A weekly feature in which we spotlight shining stars
THE SHOW | Game of Thrones
THE EPISODE | “The Children“
THE AIRDATE | June 15, 2014
THE PERFORMANCE | Physical acting rarely gets its due come awards season, but Rory McCann and Gwendoline Christie’s stunningly brutal, gasp-inducing battle scene during Game of Thrones‘ Season 4 finale was one of the finest examples of the form in recent TV history — absolutely too epic to ignore.
The scene began with Christie’s Brienne of Tarth accidentally stumbling upon Arya Stark, the orphaned child she’d vowed long ago to track down and protect, along with Arya’s captor-turned-reluctant-guardian Sandor “The Hound” Clegane (played by McCann). Every word of their conversation vibrated with anticipation of the violence that was about to erupt: “There’s no safety, you dumb bitch: If you don’t know that by now, you’re the wrong one to look over her,” growled The Hound, after listing all of Arya’s relatives who’d met horrifying fates. “And that’s what you’re doing — watching over her?” Brienne replied, an incredulous grin creeping over her face. “Aye, that’s what I’m doing,” Clegane sniffed back, betraying the fact that his concern for Arya was no longer solely about a cash reward.
Thus, we had two beloved characters, locking eyes and drawing their swords, both believing they were on the side of right. And the ensuing two and a half minutes, with Brienne and The Hound’s lives hanging in the balance, allowed Christie and McCann to serve up a scene as horrific, suspenseful and thrilling as any in Game of Thrones history. Swords clanged. Fists connected. Brienne cornered her rival and told him she didn’t want to kill him, but he grabbed the end of her sword, the Valerian steel ripping into his hands, telling her “I’m not a knight” and letting us know his kill-or-be-killed intent. From there, the brutality began to exponentially multiply: The Hound preparing to snap Brienne’s neck; her boot connecting with his tenders; The Hound gaining the upper hand with a series of vicious kicks and then pinning his rival to the ground; Brienne countering by biting off a chunk of Clegane’s ear, then rising and pummeling him with a rock (letting out the most primal of screams and spitting out his flesh in the process). Finally, as the duo teetered at the edge of a precipice, it was The Hound who fell backwards to his presumable doom, and the audience who was finally able to let out a collective exhale.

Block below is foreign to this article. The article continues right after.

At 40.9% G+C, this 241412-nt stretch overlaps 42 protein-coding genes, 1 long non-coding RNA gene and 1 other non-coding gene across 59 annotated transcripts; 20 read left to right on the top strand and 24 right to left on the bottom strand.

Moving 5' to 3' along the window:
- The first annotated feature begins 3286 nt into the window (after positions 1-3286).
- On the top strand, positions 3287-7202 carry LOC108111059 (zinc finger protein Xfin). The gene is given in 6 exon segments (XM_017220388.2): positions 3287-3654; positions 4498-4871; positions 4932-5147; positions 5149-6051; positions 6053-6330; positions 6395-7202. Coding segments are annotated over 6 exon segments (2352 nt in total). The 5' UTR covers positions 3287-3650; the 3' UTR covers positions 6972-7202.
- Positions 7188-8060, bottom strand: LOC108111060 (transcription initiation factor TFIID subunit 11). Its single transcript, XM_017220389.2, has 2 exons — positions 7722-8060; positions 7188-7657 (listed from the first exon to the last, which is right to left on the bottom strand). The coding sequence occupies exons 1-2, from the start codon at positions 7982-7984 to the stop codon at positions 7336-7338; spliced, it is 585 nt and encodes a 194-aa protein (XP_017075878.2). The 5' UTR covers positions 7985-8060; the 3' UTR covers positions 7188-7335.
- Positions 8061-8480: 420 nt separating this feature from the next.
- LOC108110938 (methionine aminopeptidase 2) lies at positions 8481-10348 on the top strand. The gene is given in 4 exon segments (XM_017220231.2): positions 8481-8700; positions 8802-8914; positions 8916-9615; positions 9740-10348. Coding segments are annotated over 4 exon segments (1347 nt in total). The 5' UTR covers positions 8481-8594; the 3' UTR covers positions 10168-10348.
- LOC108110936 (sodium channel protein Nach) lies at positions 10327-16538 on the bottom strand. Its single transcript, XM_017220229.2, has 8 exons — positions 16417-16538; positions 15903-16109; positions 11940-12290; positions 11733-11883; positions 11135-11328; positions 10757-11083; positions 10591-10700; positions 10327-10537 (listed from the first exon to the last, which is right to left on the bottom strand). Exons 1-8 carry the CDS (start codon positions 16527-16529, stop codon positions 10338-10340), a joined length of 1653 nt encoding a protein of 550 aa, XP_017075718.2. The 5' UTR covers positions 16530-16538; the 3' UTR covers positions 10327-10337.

Later, McCann proved just as devastating — although much more quietly so — first asking, then taunting and finally begging Arya to use her tiny sword and put him out of his misery. When his ward instead made off with his coin purse and left him to waste away, the bloodied, muddied warrior suffered the worst defeat of all. If The Hound ultimately meets his maker at the bottom of that cliff, at least McCann made his gruff, often unfeeling character’s final moments on the show unforgettable — and a little bit heartbreaking.
HONORABLE MENTION | Fox’s 24 over the years has given us all modus of POTUS, from the iconic David Palmer to the weasely Charles Logan to that bland Wayne guy. How will history remember William Devane’s James Heller? As a hero who chose “the right way” to go — in the name of saving lives. In his final hour on Live Another Day, Devane exhibited all his tools, first with a convincing roar that even Jack Bauer couldn’t argue with: “I know it’s not just about me! It’s about those dead bodies in the hospital parking lot!… Face it son, you and I are the only chance they have.” From there, he was given moments amusing (imagining the damage Jack could have done all these years as a surgeon), tender (stealthily saying farewell to unwitting daughter Audrey) and, ultimately, dutiful. “We’re outta time,” he told Jack before marching onto the Wembley field, ready to find himself squarely on the business end of a drone missile. Devane in every sense of the word went out with a bang.
HONORABLE MENTION | All season long, Jessica St. Clair and Lennon Parham have been making us giggle uncontrollably as best friends Emma and Maggie on USA’s criminally underrated Playing House. In the Season 1 finale, though, as Maggie delivered her baby and Jessica’s unrequited crush Mark (Keegan-Michael Key) decided to put some distance between them, St. Clair proved she’s equally adept at making us reach for the Kleenex. The delivery scene in particular — where Emma steeled herself, then reminded her pal of the moment where they got through Maggie’s parents’ funeral together — proved a truly touching reminder of the characters’ deep connection. Here’s hoping a Season 2 renewal — and the promise of more authentic female friendship on our screens — is imminent.
Which performances rocked your world this week? Sound off below!